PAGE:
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Top 6 Google Ads Conversion Tracking Mistakes to Avoid in 2023

In the past, we’ve taken over a lot of Google AdWords accounts, and one of the major issues we discover is that the account isn’t monitoring conversions accurately or at all, which makes it difficult to determine what is and isn’t working.

We’d like to review the most frequent problems we have with conversion tracking in Google AdWords and offer advice on resolving them. We also have a piece on conversion tracking hang-ups that can prevent it from being set up correctly. We have a helpful guide on Google Ads conversion tracking here.

The problems marketers make after they are set up are more closely related to what we’ll examine later. Because they don’t produce error signals, these are challenging to identify. But fortunately for you, we have you covered so you can stay clear of inaccurate reporting and false facts.

  • No Conversion Tracking

This one is quite obvious. There will be a problem if you haven’t set up any conversion tracking; that much is obvious. This solution is equally as easy to implement: simply set up conversion tracking.

Nevertheless, perhaps you should finish reading this post first. We hope I can prevent some of the issues you could have created for yourself.

  • Not Tracking All Conversion Actions

Even though best practices advise having just one conversion action per page, I frequently come across landing pages that offer several potential conversion points. This could take a variety of forms:

  • Request for a demo
  • Message form for us
  • Gated whitepaper/content download
  • Purchase
  • Chat with a robot
  • Organize a meeting.
  • Ask for a callback
  • Call

Users can frequently find their way to your main website regardless of what you ask for on the landing page. Consider all the many calls to action that are present on your website.

  • Tracking Non-Conversion Events as Conversions

On the other hand, avoid tracking activities that don’t benefit you somehow. Although the list I just gave you is quite big, you’ll see that I left out items like:

  • Pages visited
  • Clicks on a social media symbol
  • See videos
  • Temporal triggers
  • Downloaded unrestricted content
  • Contacting customer assistance by opening a support ticket

Even though it might be helpful to have statistics for each of these, the actions are probably not conversion-worthy because you are almost certainly not getting any personal or financial information from the user.

  • Tracking All Conversion Events Equally

Okay, so you’ve reduced the number of conversion events and only treat those representing conversions as primary status, but you’re still treating them equally. Although this isn’t necessarily wrong, there might be a problem.

Let’s use the list we already provided:

  • Request for a demo
  • Message form for us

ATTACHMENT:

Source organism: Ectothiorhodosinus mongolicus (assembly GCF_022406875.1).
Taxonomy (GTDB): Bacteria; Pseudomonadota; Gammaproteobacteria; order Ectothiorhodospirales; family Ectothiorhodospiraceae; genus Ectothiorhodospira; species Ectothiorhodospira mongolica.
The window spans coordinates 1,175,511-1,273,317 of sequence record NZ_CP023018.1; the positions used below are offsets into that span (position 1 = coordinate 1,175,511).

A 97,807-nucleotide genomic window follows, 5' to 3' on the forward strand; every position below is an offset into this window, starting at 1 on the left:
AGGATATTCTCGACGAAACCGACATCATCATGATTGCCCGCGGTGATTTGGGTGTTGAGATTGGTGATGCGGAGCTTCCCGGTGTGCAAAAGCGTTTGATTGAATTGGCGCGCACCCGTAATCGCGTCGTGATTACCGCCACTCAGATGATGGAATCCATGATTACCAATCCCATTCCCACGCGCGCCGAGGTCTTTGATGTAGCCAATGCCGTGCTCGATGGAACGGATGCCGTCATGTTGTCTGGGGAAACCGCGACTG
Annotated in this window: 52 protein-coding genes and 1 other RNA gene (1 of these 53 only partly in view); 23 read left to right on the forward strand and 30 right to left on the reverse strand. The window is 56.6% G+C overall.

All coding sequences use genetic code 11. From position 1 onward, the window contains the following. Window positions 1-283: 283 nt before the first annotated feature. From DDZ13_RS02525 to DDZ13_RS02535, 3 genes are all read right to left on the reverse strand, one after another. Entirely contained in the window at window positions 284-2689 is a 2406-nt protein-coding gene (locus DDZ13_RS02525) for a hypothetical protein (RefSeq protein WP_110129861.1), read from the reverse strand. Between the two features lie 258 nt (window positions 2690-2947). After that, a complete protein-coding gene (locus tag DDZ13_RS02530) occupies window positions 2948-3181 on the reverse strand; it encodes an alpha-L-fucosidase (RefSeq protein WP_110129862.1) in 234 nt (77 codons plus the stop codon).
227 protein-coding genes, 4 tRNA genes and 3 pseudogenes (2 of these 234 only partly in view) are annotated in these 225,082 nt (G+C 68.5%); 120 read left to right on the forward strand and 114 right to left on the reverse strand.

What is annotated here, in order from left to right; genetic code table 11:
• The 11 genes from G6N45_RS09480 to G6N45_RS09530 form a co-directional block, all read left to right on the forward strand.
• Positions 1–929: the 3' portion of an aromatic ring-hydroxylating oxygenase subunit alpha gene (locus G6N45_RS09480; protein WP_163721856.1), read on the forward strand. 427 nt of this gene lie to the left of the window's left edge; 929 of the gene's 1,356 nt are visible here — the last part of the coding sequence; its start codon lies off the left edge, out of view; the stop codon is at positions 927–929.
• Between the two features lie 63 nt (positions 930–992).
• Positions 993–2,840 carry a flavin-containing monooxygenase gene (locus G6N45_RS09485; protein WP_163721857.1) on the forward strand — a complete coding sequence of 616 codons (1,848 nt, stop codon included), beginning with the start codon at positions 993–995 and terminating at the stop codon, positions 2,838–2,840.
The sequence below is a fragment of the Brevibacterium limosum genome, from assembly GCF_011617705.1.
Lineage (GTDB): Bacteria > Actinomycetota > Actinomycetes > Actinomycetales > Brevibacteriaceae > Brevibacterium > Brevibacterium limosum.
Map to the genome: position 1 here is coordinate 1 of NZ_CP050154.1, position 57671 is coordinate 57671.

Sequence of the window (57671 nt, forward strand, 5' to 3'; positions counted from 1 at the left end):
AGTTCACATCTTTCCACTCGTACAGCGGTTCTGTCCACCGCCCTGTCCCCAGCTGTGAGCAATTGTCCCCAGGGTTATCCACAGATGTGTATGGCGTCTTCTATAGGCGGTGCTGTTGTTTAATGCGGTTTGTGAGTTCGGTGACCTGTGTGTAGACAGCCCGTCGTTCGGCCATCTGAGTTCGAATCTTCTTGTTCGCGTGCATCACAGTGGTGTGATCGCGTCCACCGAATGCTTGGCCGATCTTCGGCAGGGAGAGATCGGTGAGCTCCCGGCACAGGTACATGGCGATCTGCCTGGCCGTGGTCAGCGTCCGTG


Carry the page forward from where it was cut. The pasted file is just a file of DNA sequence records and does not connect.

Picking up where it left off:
• Gated whitepaper/content download
  • Purchase
  • Chat with a robot
  • Organize a meeting.
  • Ask for a callback
  • Call

Even though any of these could be a conversion, there’s a good chance they’re not all of the same caliber or worth. Someone who calls your company instead of filling out a demo request form is probably more qualified.

A person who made an appointment is probably not the same as someone who has already purchased anything. Even better, two users who made purchases may have placed orders with different values and margins, which would have had a distinct effect on overall ROAS.

  • Tracking “Every” Conversion for Lead Generation

According to an SEO company in London, a user’s lifetime value will increase on an e-commerce site if they make five distinct purchases because each generates income. That’s easy.

The generation of leads is distinct, and you won’t receive 15 times returns if identical information is submitted to your website 15 times. The information in your conversion column should show that you still only have one lead.

You can choose between “One” and “Every” for tracking frequency throughout the conversion setup procedure. Choose “Every” for e-commerce. Lead generation should be set to One to only track one lead submission per user and prevent lead double-counting, triple-counting, or worse, which would once more result in a false positive.

  • Tracking Phone Calls of Very Short Duration

If a caller uses a Google forwarding number, you can track it directly from the platform in Google AdWords. This could be an excellent way to monitor phone calls using your Call Assets. This allows businesses to track the number of phone calls ads are responsible for and link them back to the campaigns, ads, and keywords that caused them.

When all of the phone calls being tracked are phone calls, a problem arises. But every call is unique, as anyone who has made a phone call can attest to. In most businesses’ Google AdWords campaigns, a lead or product sale will be regarded as a conversion.

There is a minimum amount of time someone must be on the phone to achieve the same degree of value for those actions to occur. They would have to disclose their contact or payment information at the very least, which typically takes some time.

The Final Words

The adage “some conversion tracking is better than no conversion tracking” is regrettably not always accurate. While making some effort is preferable to doing nothing, some typical errors can be misleading and, in some situations, more harmful than doing no tracking at all. To ensure that you and any algorithm are optimizing on clean data, hopefully, this post will assist you in checking your conversion monitoring for quality assurance.

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